Severe headaches, especially when you're upright; chronic migraines that don’t respond to medication; and new persistent headaches may signal a cerebrospinal fluid (CSF) leak.
While CSF leaks are often misdiagnosed, Duke neuroradiologists are among the few experts in the country skilled at finding and repairing CSF leaks. Our comprehensive evaluation often identifies CSF leaks in people whose symptoms have not responded to conventional treatment. Our experience treating CSF leaks makes it possible for people to obtain relief from symptoms they’ve lived with for years, sometimes even decades.
What Is a CSF Leak?
Cerebrospinal fluid can leak through a tear in the dura, the dense tissue that surrounds the brain and spine. The tear can result from:
- A traumatic injury
- Placement of an epidural catheter for childbirth or pain management
- Rubbing against a spinal disc or arthritic facet joint
Often, there is no known cause.
The tear and resulting leak of cerebrospinal fluid can cause lower-than-normal pressure in the protective cushion of fluid around the brain and spinal cord. This is called intracranial hypotension. The low pressure leads to chronic headaches and other debilitating symptoms including:
- Severe headaches, especially when upright
- New persistent headaches that occur daily
- Double or blurry vision
- Ringing in the ears or hearing loss
- Swallowing difficulties
- Facial pain
If You Experience These Symptoms
Because these symptoms may indicate a variety of neurological concerns, CSF leaks are often misdiagnosed. If you are experiencing these symptoms and have not found relief through standard medical treatments, consider evaluation for a spinal CSF leak.
Seek Care from a Neuroradiologist
Duke neuroradiologists specialize in using high-resolution CT, MRI, and CT fluoroscopic imaging to diagnose and treat CSF leaks and other conditions that affect the brain, spine, head, and neck.
Duke Health offers locations throughout the Triangle. Find one near you.
Tests for CSF Leaks
Duke neuroradiologists perform a physical evaluation and conduct a thorough medical history to obtain more information about your symptoms. One or more of the following tests may be performed to check CSF pressure and to confirm a CSF leak along the spine or base of the skull.
A contrast dye is injected into your spinal canal via a lumbar puncture with a tiny needle under CT fluoroscopic guidance. Images are acquired and analyzed to look for the site (or potential site) of a CSF leak.
Magnetic Resonance (MR) Myelography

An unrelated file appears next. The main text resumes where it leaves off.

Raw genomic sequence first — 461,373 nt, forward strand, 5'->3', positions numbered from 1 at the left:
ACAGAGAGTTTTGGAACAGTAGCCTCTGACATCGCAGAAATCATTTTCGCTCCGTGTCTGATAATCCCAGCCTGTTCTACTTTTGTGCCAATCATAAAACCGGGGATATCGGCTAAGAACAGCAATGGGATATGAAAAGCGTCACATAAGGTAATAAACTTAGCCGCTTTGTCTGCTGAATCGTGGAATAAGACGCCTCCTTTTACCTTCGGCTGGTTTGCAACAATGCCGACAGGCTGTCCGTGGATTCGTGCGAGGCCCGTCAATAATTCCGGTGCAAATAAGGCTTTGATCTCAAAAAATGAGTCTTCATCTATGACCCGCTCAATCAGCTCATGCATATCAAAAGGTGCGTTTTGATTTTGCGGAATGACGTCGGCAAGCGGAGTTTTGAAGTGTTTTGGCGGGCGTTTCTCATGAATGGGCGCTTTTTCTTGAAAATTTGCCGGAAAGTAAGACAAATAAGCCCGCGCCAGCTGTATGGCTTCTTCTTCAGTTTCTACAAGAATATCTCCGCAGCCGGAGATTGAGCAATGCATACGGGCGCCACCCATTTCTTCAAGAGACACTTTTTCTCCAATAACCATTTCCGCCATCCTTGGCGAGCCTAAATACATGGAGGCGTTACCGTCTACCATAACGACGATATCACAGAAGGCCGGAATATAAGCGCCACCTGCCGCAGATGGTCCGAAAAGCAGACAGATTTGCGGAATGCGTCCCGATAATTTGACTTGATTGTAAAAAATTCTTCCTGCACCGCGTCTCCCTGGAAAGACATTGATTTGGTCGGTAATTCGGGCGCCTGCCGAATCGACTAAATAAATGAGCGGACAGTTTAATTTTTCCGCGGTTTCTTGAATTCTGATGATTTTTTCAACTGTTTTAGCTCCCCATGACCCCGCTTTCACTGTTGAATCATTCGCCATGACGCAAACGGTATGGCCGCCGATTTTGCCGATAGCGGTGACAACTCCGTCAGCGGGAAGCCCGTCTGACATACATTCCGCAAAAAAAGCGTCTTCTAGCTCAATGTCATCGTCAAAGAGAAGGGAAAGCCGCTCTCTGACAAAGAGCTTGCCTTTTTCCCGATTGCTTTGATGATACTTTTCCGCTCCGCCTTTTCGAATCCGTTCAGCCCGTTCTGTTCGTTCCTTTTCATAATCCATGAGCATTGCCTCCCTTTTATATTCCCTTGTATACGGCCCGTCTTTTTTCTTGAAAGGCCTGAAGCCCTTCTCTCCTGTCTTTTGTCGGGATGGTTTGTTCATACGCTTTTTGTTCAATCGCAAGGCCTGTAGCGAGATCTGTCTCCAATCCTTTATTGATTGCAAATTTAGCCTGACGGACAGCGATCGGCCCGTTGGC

This can be performed without contrast in order to look for signs of a leak without any intervention.
MR myelography can also be performed to find a leak that has not been detected by CT. This may require the injection of MR contrast into the spinal sac before imaging.
MRI of the Brain
This can reveal brain abnormalities that may indicate CSF fluid loss. This should be performed with and without contrast and should include sagittal images of the brain. A small percentage of people with CSF leaks will have a normal MRI of the brain, so additional imaging is often needed.
In addition, Duke University Hospital is proud to be named the best hospital in North Carolina, and nationally ranked in 10 adult and 9 pediatric specialties by U.S. News & World Report for 2019–2020.
Why Choose Duke
One of the Few Centers that Treat CSF Leaks
Duke is one of the few centers in the country with the expertise to diagnose and treat CSF leaks that cause chronic headaches and other neurological symptoms. Our advanced training, experience, and large number of procedures contribute to our excellent results.
Since 2006, Duke neuroradiologists have been national leaders in developing techniques to diagnose and treat spinal CSF leaks. Experts from other centers in the U.S. and around the world consult Duke for training in diagnosing and treating these leaks.
A Team of Specialists
Our neuroradiologists collaborate with neurologists, neurosurgeons, and orthopaedic surgeons to coordinate the best treatment for your condition.
We see 400 to 500 people with spinal CSF leaks every year. People travel to Duke from across the U.S., Canada, Europe, Asia, Africa, Australia, and New Zealand in search of an accurate diagnosis and treatment for CSF leaks.